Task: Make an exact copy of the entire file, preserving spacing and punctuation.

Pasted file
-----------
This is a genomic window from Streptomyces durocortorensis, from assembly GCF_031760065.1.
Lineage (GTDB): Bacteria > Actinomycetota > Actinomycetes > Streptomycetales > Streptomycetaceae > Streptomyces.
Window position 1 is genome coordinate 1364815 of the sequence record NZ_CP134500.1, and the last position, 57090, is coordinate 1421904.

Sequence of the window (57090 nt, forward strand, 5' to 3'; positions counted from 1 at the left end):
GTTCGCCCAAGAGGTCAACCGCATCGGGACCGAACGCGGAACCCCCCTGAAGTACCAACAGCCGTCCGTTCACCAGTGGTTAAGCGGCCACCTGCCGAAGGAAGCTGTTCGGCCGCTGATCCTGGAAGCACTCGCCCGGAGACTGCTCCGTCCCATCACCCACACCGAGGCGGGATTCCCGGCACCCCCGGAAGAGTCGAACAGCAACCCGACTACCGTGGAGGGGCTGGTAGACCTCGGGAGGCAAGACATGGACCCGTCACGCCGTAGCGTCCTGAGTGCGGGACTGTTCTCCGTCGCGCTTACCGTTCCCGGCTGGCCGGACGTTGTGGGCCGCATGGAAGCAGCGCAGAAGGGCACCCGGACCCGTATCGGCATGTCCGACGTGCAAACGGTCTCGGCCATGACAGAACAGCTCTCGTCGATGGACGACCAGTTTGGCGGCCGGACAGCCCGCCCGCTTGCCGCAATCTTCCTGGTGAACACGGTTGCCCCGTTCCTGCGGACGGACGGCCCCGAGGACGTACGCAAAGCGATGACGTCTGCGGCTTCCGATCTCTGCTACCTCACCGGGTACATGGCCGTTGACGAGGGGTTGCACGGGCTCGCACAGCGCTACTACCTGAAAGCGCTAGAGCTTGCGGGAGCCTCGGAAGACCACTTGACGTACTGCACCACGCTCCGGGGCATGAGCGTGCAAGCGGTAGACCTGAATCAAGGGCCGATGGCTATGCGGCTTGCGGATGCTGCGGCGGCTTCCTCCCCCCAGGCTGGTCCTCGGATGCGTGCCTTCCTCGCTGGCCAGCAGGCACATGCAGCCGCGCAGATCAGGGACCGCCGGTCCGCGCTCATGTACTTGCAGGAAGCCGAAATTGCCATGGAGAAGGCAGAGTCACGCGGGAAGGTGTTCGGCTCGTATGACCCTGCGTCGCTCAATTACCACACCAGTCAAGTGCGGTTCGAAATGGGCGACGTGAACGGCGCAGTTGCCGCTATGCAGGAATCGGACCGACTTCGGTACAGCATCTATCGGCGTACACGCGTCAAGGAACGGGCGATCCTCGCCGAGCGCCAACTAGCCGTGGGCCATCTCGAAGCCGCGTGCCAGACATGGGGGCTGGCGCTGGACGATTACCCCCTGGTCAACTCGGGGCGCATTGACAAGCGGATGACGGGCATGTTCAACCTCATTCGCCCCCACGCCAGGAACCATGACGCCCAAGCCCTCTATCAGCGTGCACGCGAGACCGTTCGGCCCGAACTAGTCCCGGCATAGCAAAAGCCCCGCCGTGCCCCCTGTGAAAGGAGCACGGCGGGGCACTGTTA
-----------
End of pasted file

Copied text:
This is a genomic window from Streptomyces durocortorensis, from assembly GCF_031760065.1.
Lineage (GTDB): Bacteria > Actinomycetota > Actinomycetes > Streptomycetales > Streptomycetaceae > Streptomyces.
Window position 1 is genome coordinate 1364815 of the sequence record NZ_CP134500.1, and the last position, 57090, is coordinate 1421904.

Sequence of the window (57090 nt, forward strand, 5' to 3'; positions counted from 1 at the left end):
GTTCGCCCAAGAGGTCAACCGCATCGGGACCGAACGCGGAACCCCCCTGAAGTACCAACAGCCGTCCGTTCACCAGTGGTTAAGCGGCCACCTGCCGAAGGAAGCTGTTCGGCCGCTGATCCTGGAAGCACTCGCCCGGAGACTGCTCCGTCCCATCACCCACACCGAGGCGGGATTCCCGGCACCCCCGGAAGAGTCGAACAGCAACCCGACTACCGTGGAGGGGCTGGTAGACCTCGGGAGGCAAGACATGGACCCGTCACGCCGTAGCGTCCTGAGTGCGGGACTGTTCTCCGTCGCGCTTACCGTTCCCGGCTGGCCGGACGTTGTGGGCCGCATGGAAGCAGCGCAGAAGGGCACCCGGACCCGTATCGGCATGTCCGACGTGCAAACGGTCTCGGCCATGACAGAACAGCTCTCGTCGATGGACGACCAGTTTGGCGGCCGGACAGCCCGCCCGCTTGCCGCAATCTTCCTGGTGAACACGGTTGCCCCGTTCCTGCGGACGGACGGCCCCGAGGACGTACGCAAAGCGATGACGTCTGCGGCTTCCGATCTCTGCTACCTCACCGGGTACATGGCCGTTGACGAGGGGTTGCACGGGCTCGCACAGCGCTACTACCTGAAAGCGCTAGAGCTTGCGGGAGCCTCGGAAGACCACTTGACGTACTGCACCACGCTCCGGGGCATGAGCGTGCAAGCGGTAGACCTGAATCAAGGGCCGATGGCTATGCGGCTTGCGGATGCTGCGGCGGCTTCCTCCCCCCAGGCTGGTCCTCGGATGCGTGCCTTCCTCGCTGGCCAGCAGGCACATGCAGCCGCGCAGATCAGGGACCGCCGGTCCGCGCTCATGTACTTGCAGGAAGCCGAAATTGCCATGGAGAAGGCAGAGTCACGCGGGAAGGTGTTCGGCTCGTATGACCCTGCGTCGCTCAATTACCACACCAGTCAAGTGCGGTTCGAAATGGGCGACGTGAACGGCGCAGTTGCCGCTATGCAGGAATCGGACCGACTTCGGTACAGCATCTATCGGCGTACACGCGTCAAGGAACGGGCGATCCTCGCCGAGCGCCAACTAGCCGTGGGCCATCTCGAAGCCGCGTGCCAGACATGGGGGCTGGCGCTGGACGATTACCCCCTGGTCAACTCGGGGCGCATTGACAAGCGGATGACGGGCATGTTCAACCTCATTCGCCCCCACGCCAGGAACCATGACGCCCAAGCCCTCTATCAGCGTGCACGCGAGACCGTTCGGCCCGAACTAGTCCCGGCATAGCAAAAGCCCCGCCGTGCCCCCTGTGAAAGGAGCACGGCGGGGCACTGTTA